Some of the most joyful services I have officiated as a pastor have been funerals. (Some of the most joyless and anxious have been weddings, by the way.) I don’t think that’s a surprise. A life well-lived becomes a cause of hope for the rest of us, and a witness to what it looks like to be free from serving what can never love us back.


United Church of Christ Stillspeaking Devotional Published by Pilgrim Press. Shared with permission of the publisher.

Getting to the Heart of “Breaking Free From Slavery” by The Rev. Kaji S. Douša

I’ve been thinking recently about how difficult it is to shake off the effects of slavery. And as I’ve been reading the story of The Exodus, I look at what we call the “murmuring stories” of the people who had just fled slavery, and God’s chosen people were walking into the wilderness, at God’s command. The wilderness is a dry desert and, of course, they were murmuring and wondering, “Where’s our food, where‘s our water, we need it, God, we need it, Moses.” And these people, what you see in their experiences, that they were having such a hard time shifting to a place where they could trust God. Because back in Egypt, they have lived with overseers and people who had made them feel a sense of dependence and fear was that lodged all over their bodies, all over their psyche. And in the wilderness of that desert they didn’t know how not to live in fear. I think about The Exodus now, especially as I think about how my people and all the people who have inherited the legacy of slavery have such a hard time shaking the fear that overseers and owners would put into us. Who would make us think that violence was a solution, because that was their solution for controlling us. And now in this day and age, in 2017, I wonder how do we now shake the effects of slavery? And how do we keep the people who want to be our owners again from feeling like cheap labor, free labor is an option? We need to be considering this as Christians, as people of faith, as Americans. Amen.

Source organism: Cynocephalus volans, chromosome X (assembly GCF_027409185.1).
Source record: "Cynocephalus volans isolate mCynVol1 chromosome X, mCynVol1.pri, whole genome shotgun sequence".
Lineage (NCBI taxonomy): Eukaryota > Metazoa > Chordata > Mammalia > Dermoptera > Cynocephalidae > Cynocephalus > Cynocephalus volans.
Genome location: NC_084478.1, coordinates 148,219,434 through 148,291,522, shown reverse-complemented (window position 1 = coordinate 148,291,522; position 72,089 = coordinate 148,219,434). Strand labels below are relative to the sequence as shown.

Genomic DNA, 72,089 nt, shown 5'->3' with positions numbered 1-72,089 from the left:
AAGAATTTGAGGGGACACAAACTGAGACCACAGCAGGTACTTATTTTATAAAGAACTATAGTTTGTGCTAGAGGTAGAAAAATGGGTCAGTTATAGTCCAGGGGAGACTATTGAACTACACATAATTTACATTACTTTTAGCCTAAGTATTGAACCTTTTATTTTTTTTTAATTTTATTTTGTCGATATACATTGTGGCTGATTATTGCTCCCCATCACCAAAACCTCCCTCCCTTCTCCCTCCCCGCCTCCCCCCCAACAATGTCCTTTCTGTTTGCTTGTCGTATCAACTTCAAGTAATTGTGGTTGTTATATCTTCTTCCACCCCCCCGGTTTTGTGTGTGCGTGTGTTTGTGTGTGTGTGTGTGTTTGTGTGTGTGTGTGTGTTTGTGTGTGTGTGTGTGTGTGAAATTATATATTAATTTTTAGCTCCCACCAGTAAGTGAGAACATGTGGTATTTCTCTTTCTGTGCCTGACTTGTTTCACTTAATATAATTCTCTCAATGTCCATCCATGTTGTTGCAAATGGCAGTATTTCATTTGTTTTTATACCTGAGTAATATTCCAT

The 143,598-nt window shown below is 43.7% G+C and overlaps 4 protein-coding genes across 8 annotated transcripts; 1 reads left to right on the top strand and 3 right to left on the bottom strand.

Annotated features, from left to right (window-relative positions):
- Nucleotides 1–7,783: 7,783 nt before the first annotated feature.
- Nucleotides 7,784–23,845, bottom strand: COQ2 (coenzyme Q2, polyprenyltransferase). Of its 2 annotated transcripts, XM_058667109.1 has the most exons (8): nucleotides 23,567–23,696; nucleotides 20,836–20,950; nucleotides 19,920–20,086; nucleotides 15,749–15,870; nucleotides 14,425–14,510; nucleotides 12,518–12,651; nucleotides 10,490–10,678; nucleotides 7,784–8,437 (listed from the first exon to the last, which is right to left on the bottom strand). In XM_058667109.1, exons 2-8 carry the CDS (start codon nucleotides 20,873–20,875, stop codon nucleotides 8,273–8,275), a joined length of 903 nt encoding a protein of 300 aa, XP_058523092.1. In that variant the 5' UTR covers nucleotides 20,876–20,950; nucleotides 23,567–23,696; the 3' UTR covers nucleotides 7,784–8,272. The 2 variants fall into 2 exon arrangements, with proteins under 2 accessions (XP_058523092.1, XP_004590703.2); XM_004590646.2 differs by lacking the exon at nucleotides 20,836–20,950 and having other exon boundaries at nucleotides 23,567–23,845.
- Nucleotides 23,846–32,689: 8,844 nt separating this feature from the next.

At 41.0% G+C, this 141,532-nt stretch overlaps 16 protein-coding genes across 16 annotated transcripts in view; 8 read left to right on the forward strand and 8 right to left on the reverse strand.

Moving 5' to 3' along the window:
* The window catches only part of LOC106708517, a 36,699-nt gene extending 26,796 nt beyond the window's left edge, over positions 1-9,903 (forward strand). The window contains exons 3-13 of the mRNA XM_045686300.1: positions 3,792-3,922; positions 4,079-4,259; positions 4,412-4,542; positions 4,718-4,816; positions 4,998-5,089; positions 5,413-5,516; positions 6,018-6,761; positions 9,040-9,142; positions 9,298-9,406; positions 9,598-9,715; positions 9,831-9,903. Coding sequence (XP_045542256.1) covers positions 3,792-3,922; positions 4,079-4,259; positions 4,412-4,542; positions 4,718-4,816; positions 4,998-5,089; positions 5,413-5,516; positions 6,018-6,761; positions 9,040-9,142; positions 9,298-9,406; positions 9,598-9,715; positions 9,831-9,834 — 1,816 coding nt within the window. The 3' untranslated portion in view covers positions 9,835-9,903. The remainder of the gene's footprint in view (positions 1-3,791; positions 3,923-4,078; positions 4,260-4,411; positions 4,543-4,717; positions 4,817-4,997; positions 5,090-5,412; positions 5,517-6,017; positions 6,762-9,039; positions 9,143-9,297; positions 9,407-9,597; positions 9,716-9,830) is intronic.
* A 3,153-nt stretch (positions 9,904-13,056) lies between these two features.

Watch the full Sunday sermon video here: